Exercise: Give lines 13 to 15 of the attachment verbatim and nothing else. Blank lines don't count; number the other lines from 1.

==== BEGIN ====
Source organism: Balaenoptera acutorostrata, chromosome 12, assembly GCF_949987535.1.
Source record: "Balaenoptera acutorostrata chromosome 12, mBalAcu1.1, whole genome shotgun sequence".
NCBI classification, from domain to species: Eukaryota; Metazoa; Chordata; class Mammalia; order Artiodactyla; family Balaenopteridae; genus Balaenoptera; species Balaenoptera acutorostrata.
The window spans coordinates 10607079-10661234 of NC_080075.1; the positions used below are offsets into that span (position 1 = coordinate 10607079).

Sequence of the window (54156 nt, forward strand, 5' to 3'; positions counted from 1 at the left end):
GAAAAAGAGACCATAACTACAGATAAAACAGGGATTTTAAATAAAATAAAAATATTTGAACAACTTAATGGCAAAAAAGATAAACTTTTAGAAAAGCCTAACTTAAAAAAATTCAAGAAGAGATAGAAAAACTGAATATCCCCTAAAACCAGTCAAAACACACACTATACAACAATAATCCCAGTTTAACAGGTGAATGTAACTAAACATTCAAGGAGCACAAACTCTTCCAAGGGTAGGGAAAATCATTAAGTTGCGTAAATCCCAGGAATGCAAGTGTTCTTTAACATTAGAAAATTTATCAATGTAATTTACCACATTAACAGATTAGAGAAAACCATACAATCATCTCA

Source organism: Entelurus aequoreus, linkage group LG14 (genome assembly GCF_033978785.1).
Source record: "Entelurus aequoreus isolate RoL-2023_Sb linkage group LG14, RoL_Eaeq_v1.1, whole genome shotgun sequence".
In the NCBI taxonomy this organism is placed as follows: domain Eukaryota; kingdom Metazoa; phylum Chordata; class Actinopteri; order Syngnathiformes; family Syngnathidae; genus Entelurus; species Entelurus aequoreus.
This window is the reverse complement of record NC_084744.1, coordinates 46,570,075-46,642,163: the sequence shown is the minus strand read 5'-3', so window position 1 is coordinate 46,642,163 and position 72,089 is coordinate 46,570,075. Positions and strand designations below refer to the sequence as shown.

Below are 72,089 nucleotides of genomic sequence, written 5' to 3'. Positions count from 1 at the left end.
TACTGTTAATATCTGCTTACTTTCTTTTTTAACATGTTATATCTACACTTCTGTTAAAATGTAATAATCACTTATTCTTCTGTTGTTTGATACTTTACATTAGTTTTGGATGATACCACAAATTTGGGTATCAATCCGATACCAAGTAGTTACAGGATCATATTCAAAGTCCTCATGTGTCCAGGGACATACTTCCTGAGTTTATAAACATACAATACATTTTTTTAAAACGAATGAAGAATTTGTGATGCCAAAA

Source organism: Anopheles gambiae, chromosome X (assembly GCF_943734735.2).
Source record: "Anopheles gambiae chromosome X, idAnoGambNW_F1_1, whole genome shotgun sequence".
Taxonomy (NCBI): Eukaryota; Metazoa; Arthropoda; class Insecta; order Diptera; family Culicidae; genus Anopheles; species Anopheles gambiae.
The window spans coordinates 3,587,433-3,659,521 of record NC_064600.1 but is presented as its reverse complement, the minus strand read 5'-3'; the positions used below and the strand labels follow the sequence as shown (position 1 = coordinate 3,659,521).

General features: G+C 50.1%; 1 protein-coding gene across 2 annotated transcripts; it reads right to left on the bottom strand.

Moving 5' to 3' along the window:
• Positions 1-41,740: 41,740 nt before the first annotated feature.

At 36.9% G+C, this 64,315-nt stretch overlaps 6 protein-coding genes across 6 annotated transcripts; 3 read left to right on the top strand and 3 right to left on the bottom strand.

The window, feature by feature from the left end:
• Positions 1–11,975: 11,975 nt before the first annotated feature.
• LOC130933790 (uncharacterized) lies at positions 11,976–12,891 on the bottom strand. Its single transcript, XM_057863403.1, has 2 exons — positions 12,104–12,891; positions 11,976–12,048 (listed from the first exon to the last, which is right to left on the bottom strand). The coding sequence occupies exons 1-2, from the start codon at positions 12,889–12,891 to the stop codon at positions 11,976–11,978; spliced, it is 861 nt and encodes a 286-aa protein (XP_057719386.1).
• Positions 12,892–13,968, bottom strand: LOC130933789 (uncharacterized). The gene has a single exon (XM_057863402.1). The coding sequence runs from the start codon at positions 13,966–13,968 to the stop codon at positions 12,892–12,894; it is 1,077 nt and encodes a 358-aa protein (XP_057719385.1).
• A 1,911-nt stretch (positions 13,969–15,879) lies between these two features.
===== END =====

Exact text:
Source organism: Anopheles gambiae, chromosome X (assembly GCF_943734735.2).
Source record: "Anopheles gambiae chromosome X, idAnoGambNW_F1_1, whole genome shotgun sequence".
Taxonomy (NCBI): Eukaryota; Metazoa; Arthropoda; class Insecta; order Diptera; family Culicidae; genus Anopheles; species Anopheles gambiae.